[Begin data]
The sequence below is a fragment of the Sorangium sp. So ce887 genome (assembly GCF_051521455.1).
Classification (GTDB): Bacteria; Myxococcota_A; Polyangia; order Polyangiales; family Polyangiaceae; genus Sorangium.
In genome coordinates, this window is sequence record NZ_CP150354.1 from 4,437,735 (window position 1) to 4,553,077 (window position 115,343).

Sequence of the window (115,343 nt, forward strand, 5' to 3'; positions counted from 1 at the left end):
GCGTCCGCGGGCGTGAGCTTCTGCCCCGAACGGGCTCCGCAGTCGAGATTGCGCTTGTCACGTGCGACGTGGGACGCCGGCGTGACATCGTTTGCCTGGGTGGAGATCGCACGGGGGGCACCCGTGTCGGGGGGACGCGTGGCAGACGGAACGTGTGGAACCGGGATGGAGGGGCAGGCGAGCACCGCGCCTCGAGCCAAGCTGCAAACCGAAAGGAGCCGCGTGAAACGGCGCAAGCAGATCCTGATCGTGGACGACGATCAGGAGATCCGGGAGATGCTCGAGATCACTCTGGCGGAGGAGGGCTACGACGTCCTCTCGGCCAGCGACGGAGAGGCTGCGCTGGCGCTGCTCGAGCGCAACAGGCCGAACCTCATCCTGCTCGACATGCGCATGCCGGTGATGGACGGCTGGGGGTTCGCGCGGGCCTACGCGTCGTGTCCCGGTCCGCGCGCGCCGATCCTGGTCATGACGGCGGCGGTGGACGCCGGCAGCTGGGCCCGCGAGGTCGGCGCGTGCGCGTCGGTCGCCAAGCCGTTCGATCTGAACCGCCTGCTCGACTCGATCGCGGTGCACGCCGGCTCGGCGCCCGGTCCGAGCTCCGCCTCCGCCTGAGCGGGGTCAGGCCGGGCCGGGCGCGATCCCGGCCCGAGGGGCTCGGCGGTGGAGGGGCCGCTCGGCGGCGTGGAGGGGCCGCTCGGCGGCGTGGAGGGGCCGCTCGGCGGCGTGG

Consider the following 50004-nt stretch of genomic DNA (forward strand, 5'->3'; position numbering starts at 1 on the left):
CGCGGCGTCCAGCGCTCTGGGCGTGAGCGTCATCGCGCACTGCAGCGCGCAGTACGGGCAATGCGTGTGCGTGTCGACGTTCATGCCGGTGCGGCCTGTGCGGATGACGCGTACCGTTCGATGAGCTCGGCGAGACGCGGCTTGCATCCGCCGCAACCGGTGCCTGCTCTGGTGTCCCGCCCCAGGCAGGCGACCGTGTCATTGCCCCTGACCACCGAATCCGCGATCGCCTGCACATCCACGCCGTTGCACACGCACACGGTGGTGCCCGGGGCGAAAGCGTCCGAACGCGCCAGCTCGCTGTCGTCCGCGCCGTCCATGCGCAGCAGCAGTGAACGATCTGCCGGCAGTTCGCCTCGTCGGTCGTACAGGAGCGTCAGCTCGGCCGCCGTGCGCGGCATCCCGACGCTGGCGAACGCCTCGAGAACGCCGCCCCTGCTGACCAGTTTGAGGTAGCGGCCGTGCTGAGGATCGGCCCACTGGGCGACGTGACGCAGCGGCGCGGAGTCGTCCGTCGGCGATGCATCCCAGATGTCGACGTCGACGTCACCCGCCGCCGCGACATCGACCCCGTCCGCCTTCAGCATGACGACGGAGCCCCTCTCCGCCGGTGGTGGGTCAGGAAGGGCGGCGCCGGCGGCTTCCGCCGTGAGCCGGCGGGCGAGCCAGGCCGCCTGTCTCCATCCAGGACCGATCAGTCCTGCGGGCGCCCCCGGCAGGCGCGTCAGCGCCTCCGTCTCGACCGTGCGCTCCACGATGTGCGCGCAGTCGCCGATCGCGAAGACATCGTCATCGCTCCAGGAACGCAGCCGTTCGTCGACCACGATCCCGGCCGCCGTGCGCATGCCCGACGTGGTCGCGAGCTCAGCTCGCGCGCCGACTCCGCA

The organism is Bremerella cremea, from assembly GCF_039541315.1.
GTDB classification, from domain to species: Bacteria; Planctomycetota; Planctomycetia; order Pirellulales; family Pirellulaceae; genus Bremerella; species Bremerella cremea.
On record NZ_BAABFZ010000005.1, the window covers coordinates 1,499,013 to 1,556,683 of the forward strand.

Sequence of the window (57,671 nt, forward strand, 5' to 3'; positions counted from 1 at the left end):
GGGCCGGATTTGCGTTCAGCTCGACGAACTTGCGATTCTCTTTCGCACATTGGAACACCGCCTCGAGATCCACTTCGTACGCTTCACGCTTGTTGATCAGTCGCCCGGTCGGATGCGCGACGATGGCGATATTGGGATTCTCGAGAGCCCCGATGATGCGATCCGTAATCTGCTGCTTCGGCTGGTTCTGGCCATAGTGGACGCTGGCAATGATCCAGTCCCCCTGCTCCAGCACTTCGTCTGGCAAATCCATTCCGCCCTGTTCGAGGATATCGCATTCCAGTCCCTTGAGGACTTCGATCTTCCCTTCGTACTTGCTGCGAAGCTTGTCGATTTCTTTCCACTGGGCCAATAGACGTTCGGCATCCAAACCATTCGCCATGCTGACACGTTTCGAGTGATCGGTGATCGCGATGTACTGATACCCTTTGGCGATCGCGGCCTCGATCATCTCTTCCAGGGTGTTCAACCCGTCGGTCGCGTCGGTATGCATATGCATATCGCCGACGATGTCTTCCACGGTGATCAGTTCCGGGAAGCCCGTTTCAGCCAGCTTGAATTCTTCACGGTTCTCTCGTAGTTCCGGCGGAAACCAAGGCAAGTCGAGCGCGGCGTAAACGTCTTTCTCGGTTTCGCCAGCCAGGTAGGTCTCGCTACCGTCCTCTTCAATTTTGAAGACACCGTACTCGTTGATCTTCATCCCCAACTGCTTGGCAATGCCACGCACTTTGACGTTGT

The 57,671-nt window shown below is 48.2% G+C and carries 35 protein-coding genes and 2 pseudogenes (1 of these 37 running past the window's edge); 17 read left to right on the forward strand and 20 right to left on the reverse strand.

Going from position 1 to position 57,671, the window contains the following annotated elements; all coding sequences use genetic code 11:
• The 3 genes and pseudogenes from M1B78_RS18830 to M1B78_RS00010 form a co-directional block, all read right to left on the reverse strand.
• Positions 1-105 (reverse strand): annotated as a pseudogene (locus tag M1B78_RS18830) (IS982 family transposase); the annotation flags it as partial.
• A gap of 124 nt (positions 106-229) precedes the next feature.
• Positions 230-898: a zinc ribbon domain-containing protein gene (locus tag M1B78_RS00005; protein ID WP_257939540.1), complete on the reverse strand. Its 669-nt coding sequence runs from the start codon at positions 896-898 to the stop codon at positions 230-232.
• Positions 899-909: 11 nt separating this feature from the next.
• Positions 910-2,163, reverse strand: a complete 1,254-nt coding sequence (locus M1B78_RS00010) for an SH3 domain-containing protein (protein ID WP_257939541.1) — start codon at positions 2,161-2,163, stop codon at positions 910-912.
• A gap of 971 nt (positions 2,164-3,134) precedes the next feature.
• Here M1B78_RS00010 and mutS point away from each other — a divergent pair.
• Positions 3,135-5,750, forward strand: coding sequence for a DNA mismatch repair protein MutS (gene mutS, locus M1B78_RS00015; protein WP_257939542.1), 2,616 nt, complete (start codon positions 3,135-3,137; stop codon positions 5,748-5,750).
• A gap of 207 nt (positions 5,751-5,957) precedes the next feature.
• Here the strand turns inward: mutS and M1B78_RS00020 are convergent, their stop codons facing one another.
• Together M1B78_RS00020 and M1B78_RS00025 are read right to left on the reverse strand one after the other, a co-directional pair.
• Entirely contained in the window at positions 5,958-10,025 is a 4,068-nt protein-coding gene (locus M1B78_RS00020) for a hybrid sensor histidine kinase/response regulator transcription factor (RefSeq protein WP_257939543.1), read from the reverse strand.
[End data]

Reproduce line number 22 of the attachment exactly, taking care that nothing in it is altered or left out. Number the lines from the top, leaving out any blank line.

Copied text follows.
• Here M1B78_RS00010 and mutS point away from each other — a divergent pair.